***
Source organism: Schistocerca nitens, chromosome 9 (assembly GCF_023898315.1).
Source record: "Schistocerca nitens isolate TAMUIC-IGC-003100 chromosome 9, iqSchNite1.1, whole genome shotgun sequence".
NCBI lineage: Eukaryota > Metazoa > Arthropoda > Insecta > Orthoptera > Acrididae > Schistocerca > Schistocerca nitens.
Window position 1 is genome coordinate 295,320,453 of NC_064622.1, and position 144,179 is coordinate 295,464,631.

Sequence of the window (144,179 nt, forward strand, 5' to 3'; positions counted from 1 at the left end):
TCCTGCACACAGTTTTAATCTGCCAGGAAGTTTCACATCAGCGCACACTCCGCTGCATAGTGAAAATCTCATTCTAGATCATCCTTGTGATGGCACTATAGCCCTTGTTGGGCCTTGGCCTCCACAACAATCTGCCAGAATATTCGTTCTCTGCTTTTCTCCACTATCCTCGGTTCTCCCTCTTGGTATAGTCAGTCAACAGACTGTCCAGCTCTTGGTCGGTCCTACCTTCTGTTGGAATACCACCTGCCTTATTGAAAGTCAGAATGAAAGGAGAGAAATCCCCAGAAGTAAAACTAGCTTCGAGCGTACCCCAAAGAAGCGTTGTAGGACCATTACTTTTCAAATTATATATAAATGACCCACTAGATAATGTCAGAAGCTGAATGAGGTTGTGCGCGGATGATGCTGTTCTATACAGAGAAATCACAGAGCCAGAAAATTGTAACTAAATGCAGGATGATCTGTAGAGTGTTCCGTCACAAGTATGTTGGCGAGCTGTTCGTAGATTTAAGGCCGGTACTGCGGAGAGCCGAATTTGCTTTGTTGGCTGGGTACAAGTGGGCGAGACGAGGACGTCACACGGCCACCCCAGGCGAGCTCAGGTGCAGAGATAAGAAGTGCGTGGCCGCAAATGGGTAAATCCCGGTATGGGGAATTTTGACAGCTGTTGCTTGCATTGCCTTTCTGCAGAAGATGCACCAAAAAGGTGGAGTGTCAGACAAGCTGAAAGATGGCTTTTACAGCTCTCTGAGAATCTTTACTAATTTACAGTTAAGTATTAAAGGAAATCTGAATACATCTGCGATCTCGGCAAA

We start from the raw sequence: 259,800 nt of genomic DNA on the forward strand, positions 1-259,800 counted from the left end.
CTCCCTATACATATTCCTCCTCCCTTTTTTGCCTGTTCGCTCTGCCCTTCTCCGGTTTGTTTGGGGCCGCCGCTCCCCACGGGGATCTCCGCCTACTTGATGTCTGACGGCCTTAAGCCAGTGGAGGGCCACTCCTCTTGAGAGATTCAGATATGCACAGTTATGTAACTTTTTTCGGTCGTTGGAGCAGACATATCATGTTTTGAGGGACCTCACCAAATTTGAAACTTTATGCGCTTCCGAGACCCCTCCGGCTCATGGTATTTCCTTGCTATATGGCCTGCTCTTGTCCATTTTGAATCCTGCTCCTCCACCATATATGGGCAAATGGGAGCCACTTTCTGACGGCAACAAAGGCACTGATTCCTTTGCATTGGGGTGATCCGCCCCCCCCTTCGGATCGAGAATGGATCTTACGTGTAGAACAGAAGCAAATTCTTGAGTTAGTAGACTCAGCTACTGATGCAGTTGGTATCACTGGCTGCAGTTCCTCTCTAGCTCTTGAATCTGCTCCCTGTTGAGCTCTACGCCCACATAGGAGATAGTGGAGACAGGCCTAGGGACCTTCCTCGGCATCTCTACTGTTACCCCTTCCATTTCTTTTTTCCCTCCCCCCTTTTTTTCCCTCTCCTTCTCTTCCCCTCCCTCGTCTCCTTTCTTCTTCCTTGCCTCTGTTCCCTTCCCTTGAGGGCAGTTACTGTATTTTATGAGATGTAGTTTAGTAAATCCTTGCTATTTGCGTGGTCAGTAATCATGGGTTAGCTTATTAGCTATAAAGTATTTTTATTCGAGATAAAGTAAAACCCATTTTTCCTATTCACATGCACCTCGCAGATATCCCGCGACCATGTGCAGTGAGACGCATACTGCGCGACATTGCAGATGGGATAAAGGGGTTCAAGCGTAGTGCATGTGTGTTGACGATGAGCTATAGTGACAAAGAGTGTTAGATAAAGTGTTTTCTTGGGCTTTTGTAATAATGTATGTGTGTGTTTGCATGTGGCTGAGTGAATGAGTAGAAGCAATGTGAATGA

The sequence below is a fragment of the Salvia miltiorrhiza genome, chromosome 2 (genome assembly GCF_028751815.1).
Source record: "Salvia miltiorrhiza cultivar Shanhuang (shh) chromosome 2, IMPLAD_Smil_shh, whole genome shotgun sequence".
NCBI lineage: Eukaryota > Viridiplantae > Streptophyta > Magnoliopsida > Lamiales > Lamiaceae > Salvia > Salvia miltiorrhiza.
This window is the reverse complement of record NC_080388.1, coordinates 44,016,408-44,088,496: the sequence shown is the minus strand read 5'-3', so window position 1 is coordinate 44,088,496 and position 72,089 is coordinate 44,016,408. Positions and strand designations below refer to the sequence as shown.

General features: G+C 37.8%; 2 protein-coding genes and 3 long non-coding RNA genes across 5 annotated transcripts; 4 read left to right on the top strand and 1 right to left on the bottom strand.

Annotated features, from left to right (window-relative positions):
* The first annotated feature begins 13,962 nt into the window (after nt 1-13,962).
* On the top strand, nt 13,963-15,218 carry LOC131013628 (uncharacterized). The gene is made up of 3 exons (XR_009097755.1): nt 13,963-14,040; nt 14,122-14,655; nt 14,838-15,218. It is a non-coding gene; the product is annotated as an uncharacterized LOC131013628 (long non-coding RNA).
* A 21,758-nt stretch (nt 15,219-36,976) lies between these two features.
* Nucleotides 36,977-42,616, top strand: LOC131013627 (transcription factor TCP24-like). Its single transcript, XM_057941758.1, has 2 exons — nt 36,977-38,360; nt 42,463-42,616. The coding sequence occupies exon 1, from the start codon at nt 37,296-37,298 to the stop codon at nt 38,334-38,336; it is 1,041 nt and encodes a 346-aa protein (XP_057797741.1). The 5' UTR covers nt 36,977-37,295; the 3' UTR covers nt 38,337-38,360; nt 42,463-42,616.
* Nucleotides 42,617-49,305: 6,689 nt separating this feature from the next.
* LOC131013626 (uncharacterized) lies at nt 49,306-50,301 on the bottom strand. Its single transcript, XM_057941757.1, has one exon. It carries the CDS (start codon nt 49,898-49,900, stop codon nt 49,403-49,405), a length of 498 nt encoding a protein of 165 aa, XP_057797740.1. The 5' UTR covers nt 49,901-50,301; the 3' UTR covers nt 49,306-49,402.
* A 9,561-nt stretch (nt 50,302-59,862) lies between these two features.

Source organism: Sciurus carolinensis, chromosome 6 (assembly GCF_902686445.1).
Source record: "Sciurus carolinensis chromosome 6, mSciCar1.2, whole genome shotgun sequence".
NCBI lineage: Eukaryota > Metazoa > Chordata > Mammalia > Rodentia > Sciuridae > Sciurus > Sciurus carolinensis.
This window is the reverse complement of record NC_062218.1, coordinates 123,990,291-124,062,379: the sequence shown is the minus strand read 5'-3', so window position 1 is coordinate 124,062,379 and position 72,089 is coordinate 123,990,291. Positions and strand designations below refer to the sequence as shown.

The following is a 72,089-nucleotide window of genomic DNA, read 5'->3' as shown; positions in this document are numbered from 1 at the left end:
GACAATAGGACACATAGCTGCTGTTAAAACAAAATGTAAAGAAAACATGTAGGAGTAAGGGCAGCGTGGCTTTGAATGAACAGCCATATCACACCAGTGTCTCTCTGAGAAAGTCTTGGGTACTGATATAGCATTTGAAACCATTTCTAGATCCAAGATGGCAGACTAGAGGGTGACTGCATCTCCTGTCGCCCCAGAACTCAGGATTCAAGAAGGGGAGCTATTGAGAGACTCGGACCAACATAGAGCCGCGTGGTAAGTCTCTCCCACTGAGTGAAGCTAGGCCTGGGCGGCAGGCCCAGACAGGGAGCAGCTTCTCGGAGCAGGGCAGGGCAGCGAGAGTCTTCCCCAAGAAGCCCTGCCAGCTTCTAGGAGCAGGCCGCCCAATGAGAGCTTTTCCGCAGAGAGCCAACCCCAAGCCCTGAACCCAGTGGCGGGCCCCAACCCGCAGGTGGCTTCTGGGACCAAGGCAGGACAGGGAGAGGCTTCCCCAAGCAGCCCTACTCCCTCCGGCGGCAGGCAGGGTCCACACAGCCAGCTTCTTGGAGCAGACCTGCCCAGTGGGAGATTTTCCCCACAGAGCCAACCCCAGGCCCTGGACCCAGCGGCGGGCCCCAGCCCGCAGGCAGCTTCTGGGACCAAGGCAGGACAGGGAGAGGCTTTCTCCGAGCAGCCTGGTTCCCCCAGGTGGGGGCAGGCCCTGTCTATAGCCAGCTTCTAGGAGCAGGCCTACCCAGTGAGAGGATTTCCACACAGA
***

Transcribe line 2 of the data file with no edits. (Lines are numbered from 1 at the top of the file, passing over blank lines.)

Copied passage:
Source record: "Schistocerca nitens isolate TAMUIC-IGC-003100 chromosome 9, iqSchNite1.1, whole genome shotgun sequence".